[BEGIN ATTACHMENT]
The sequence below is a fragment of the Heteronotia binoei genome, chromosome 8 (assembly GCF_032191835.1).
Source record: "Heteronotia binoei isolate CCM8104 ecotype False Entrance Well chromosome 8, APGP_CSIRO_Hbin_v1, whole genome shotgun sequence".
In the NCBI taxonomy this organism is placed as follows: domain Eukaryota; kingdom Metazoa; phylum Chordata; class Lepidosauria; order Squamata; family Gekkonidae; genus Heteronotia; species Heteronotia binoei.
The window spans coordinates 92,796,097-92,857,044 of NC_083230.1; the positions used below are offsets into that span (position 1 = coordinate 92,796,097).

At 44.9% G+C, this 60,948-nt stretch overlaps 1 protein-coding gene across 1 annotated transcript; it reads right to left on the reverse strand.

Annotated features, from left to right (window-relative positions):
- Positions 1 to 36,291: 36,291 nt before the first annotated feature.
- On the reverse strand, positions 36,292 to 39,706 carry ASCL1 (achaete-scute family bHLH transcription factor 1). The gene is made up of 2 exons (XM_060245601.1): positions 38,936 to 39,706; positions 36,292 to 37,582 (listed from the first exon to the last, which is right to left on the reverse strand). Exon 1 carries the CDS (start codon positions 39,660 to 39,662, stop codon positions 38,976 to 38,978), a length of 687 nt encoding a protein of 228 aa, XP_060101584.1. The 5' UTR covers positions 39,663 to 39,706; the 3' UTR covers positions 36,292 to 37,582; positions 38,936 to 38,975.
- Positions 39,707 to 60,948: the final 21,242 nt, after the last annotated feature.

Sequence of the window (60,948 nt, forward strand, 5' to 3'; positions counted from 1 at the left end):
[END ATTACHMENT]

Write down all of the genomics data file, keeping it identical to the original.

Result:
The sequence below is a fragment of the Heteronotia binoei genome, chromosome 8 (assembly GCF_032191835.1).
Source record: "Heteronotia binoei isolate CCM8104 ecotype False Entrance Well chromosome 8, APGP_CSIRO_Hbin_v1, whole genome shotgun sequence".
In the NCBI taxonomy this organism is placed as follows: domain Eukaryota; kingdom Metazoa; phylum Chordata; class Lepidosauria; order Squamata; family Gekkonidae; genus Heteronotia; species Heteronotia binoei.
The window spans coordinates 92,796,097-92,857,044 of NC_083230.1; the positions used below are offsets into that span (position 1 = coordinate 92,796,097).

At 44.9% G+C, this 60,948-nt stretch overlaps 1 protein-coding gene across 1 annotated transcript; it reads right to left on the reverse strand.

Annotated features, from left to right (window-relative positions):
- Positions 1 to 36,291: 36,291 nt before the first annotated feature.
- On the reverse strand, positions 36,292 to 39,706 carry ASCL1 (achaete-scute family bHLH transcription factor 1). The gene is made up of 2 exons (XM_060245601.1): positions 38,936 to 39,706; positions 36,292 to 37,582 (listed from the first exon to the last, which is right to left on the reverse strand). Exon 1 carries the CDS (start codon positions 39,660 to 39,662, stop codon positions 38,976 to 38,978), a length of 687 nt encoding a protein of 228 aa, XP_060101584.1. The 5' UTR covers positions 39,663 to 39,706; the 3' UTR covers positions 36,292 to 37,582; positions 38,936 to 38,975.
- Positions 39,707 to 60,948: the final 21,242 nt, after the last annotated feature.

Sequence of the window (60,948 nt, forward strand, 5' to 3'; positions counted from 1 at the left end):